California State Lands Comm'n v. United States,
Annotate this Case
457 U.S. 273 (1982)
- Syllabus |
U.S. Supreme Court
California State Lands Comm'n v. United States, 457 U.S. 273 (1982)
California ex rel. State Lands Commission v. United States
No. 89, Orig.
Argued March 29, 1982
Decided June 18, 1982
457 U.S. 273
Held: The United States, not California, has title to oceanfront land created through accretion, resulting from construction of a jetty, to land owned by the United States on the coast of California. Pp. 457 U. S. 278-288.
(a) A dispute over accretions to oceanfront land where title rests with or was derived from the Federal Government is to be determined by federal law. Hughes v. Washington, 389 U. S. 290; Wilson v. Omaha Indian Tribe, 442 U. S. 653. Under federal law, accretion, whatever its cause, belongs to the upland owner. Pp. 457 U. S. 278-283.
(b) This is not a case where, as a matter of choice of law, state law should be borrowed and applied as the federal rule for deciding the substantive legal issue. Congress addressed the issue of accretions to federal land in the Submerged Lands Act, which vested title in the States to the lands underlying the territorial sea and confirmed the title of the States to the tidelands up to the line of mean high tide, but which, in § 5, withheld from the grant to the States all "accretions" to coastal lands acquired or reserved by the United States. In light of this latter provision, borrowing for federal law purposes a state rule that would divest federal ownership is foreclosed. Moreover, this is not a case in which federal common law must be created, since it has long been settled under federal law that the right to future accretions is an inherent and essential attribute of the littoral or riparian owner. Pp. 457 U. S. 283-285.
(c) Only land underneath inland waters was included in the initial grant to the States under the equal-footing doctrine, United States v. California, 332 U. S. 19, and hence California cannot properly claim that title to the land in question here was vested in the State by that doctrine and confirmed by the Submerged Lands Act. The latter Act was a constitutional exercise of Congress' power to dispose of federal property and "did not impair the validity" of the United States v. California decision, United States v. Louisiana, 363 U. S. 1, 363 U. S. 7, 363 U. S. 20. To accept California's argument would require rejecting not only Hughes, supra, but also the established federal rule that accretions belong to the upland owner. Pp. 457 U. S. 285-286.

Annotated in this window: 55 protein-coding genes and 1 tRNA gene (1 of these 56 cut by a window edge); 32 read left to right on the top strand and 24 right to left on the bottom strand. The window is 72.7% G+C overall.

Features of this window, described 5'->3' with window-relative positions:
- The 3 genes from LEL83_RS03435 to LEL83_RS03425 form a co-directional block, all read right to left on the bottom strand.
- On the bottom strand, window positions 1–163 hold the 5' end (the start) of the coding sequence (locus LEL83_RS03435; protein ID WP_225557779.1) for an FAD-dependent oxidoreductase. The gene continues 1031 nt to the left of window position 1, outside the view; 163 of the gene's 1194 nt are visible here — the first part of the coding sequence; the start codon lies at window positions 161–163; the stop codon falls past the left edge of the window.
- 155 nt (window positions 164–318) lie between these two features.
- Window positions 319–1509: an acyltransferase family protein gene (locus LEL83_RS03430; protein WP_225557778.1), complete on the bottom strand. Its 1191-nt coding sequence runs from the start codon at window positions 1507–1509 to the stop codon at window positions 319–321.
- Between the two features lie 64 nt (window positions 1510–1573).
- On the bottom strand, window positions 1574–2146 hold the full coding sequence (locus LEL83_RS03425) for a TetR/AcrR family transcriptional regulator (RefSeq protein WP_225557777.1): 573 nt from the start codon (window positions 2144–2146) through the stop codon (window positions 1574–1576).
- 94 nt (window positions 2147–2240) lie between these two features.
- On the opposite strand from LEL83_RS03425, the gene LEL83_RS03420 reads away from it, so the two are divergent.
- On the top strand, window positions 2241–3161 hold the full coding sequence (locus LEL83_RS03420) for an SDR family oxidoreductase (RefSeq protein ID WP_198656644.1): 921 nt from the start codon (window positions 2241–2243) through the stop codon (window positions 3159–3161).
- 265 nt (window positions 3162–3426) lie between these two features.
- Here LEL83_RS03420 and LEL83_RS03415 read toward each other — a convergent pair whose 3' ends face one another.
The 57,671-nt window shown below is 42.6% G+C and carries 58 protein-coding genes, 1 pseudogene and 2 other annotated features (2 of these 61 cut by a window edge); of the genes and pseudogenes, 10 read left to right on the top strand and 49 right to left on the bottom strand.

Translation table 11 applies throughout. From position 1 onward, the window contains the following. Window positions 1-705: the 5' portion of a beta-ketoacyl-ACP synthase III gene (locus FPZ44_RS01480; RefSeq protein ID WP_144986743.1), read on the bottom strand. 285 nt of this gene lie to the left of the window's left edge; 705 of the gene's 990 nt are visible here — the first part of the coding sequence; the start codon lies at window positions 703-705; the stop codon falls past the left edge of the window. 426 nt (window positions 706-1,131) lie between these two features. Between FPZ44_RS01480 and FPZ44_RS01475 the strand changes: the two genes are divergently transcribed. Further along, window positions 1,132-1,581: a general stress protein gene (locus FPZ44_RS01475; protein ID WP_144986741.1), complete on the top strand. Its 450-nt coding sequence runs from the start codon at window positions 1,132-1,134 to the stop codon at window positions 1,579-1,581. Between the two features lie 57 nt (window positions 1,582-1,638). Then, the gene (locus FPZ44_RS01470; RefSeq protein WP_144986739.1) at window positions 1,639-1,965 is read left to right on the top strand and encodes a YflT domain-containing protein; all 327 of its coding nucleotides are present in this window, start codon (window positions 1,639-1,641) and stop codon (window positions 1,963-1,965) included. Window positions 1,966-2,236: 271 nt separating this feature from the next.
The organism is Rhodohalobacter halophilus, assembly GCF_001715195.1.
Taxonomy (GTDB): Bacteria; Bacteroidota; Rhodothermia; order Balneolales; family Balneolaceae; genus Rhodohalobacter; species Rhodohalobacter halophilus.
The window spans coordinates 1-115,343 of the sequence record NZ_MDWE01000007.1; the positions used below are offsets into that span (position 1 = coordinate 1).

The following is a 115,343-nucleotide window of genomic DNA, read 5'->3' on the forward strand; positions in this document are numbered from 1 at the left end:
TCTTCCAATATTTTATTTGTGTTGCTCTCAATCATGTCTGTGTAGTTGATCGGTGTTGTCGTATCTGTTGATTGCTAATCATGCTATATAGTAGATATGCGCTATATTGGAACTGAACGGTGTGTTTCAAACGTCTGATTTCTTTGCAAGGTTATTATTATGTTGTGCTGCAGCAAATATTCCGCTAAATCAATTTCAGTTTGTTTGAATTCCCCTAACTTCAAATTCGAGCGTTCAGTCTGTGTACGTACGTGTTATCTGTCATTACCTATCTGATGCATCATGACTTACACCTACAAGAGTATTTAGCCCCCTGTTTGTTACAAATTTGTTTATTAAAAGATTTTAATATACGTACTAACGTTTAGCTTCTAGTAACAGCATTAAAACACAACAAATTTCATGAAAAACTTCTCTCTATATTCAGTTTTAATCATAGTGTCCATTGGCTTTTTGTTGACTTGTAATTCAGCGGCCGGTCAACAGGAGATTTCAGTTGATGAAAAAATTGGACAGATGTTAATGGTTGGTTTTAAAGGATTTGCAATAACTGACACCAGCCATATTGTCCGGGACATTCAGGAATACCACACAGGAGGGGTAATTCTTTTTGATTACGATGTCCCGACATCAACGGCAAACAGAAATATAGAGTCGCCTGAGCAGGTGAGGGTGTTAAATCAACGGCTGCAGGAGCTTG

(d) Section 2(a)(3) of the Submerged Lands Act, defining "lands beneath navigable waters" that fall within the Act's general grant to the
States as including all "made" lands that formerly were lands beneath navigable water, does not apply to the gradual process by which sand accumulated along the shore, although caused by a jetty. To the extent that accretions are to be considered "made" land, they would fall within the reservation by the United States in the Act of "all lands filled in, built up, or otherwise reclaimed by the United States for its own use." In any event, § 5(a) of the Act expressly withholds from the grant to the States all "accretions" to lands reserved by the United States. Pp. 457 U. S. 286-288.
(e) Section 3(a) of the Submerged Lands Act, confirming the title of persons who, on June 5, 1950, were entitled to lands beneath navigable water "under the law of the respective states in which the land is located," means nothing more than that state law determines the proper beneficiary of the grant of land under the Act. Federal law determines the scope of the grant under the Act in the first instance. P. 457 U. S. 288.
The United States' motion for judgment on the pleadings granted.
WHITE, J., delivered the opinion of the Court, in which BURGER, C.J., and BRENNAN, MARSHALL, BLACKMUN, and POWELL, JJ., joined. REHNQUIST, J., filed an opinion concurring in the judgment, in which STEVENS and O'CONNOR, JJ., joined, post, p. 457 U. S. 288.